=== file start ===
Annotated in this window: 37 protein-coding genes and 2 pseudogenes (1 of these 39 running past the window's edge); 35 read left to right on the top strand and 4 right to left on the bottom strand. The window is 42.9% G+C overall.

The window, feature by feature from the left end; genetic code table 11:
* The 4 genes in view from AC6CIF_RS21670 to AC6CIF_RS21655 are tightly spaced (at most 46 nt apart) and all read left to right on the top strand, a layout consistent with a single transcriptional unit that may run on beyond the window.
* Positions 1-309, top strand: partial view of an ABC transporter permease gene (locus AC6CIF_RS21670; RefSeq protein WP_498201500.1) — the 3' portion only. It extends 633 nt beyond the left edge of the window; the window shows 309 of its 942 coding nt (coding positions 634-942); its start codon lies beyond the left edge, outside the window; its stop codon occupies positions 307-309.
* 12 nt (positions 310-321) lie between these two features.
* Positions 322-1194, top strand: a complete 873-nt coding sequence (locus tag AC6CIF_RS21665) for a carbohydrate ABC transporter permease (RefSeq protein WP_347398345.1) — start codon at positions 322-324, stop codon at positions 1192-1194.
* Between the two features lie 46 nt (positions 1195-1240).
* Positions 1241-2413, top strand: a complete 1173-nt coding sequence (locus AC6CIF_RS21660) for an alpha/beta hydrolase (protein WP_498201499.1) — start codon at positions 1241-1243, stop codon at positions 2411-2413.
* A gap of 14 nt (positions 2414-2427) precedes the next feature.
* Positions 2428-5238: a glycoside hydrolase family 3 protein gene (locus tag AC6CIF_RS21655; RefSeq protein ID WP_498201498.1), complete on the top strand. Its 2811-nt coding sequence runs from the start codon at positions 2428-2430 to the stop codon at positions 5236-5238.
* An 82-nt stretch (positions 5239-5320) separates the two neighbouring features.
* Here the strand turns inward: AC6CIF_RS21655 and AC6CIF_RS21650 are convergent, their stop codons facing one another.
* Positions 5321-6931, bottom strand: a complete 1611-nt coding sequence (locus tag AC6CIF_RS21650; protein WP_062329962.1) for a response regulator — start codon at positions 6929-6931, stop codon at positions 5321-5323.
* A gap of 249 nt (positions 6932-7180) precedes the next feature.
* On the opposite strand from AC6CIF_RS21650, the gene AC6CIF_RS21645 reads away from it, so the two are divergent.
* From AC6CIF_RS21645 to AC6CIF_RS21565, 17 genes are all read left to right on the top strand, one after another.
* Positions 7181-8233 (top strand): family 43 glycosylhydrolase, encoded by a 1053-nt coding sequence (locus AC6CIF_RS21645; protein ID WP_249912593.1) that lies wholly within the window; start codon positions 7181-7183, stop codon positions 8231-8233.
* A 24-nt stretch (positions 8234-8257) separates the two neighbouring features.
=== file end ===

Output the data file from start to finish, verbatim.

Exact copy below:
Annotated in this window: 37 protein-coding genes and 2 pseudogenes (1 of these 39 running past the window's edge); 35 read left to right on the top strand and 4 right to left on the bottom strand. The window is 42.9% G+C overall.

The window, feature by feature from the left end; genetic code table 11:
* The 4 genes in view from AC6CIF_RS21670 to AC6CIF_RS21655 are tightly spaced (at most 46 nt apart) and all read left to right on the top strand, a layout consistent with a single transcriptional unit that may run on beyond the window.
* Positions 1-309, top strand: partial view of an ABC transporter permease gene (locus AC6CIF_RS21670; RefSeq protein WP_498201500.1) — the 3' portion only. It extends 633 nt beyond the left edge of the window; the window shows 309 of its 942 coding nt (coding positions 634-942); its start codon lies beyond the left edge, outside the window; its stop codon occupies positions 307-309.
* 12 nt (positions 310-321) lie between these two features.
* Positions 322-1194, top strand: a complete 873-nt coding sequence (locus tag AC6CIF_RS21665) for a carbohydrate ABC transporter permease (RefSeq protein WP_347398345.1) — start codon at positions 322-324, stop codon at positions 1192-1194.
* Between the two features lie 46 nt (positions 1195-1240).
* Positions 1241-2413, top strand: a complete 1173-nt coding sequence (locus AC6CIF_RS21660) for an alpha/beta hydrolase (protein WP_498201499.1) — start codon at positions 1241-1243, stop codon at positions 2411-2413.
* A gap of 14 nt (positions 2414-2427) precedes the next feature.
* Positions 2428-5238: a glycoside hydrolase family 3 protein gene (locus tag AC6CIF_RS21655; RefSeq protein ID WP_498201498.1), complete on the top strand. Its 2811-nt coding sequence runs from the start codon at positions 2428-2430 to the stop codon at positions 5236-5238.
* An 82-nt stretch (positions 5239-5320) separates the two neighbouring features.
* Here the strand turns inward: AC6CIF_RS21655 and AC6CIF_RS21650 are convergent, their stop codons facing one another.
* Positions 5321-6931, bottom strand: a complete 1611-nt coding sequence (locus tag AC6CIF_RS21650; protein WP_062329962.1) for a response regulator — start codon at positions 6929-6931, stop codon at positions 5321-5323.
* A gap of 249 nt (positions 6932-7180) precedes the next feature.
* On the opposite strand from AC6CIF_RS21650, the gene AC6CIF_RS21645 reads away from it, so the two are divergent.
* From AC6CIF_RS21645 to AC6CIF_RS21565, 17 genes are all read left to right on the top strand, one after another.
* Positions 7181-8233 (top strand): family 43 glycosylhydrolase, encoded by a 1053-nt coding sequence (locus AC6CIF_RS21645; protein ID WP_249912593.1) that lies wholly within the window; start codon positions 7181-7183, stop codon positions 8231-8233.
* A 24-nt stretch (positions 8234-8257) separates the two neighbouring features.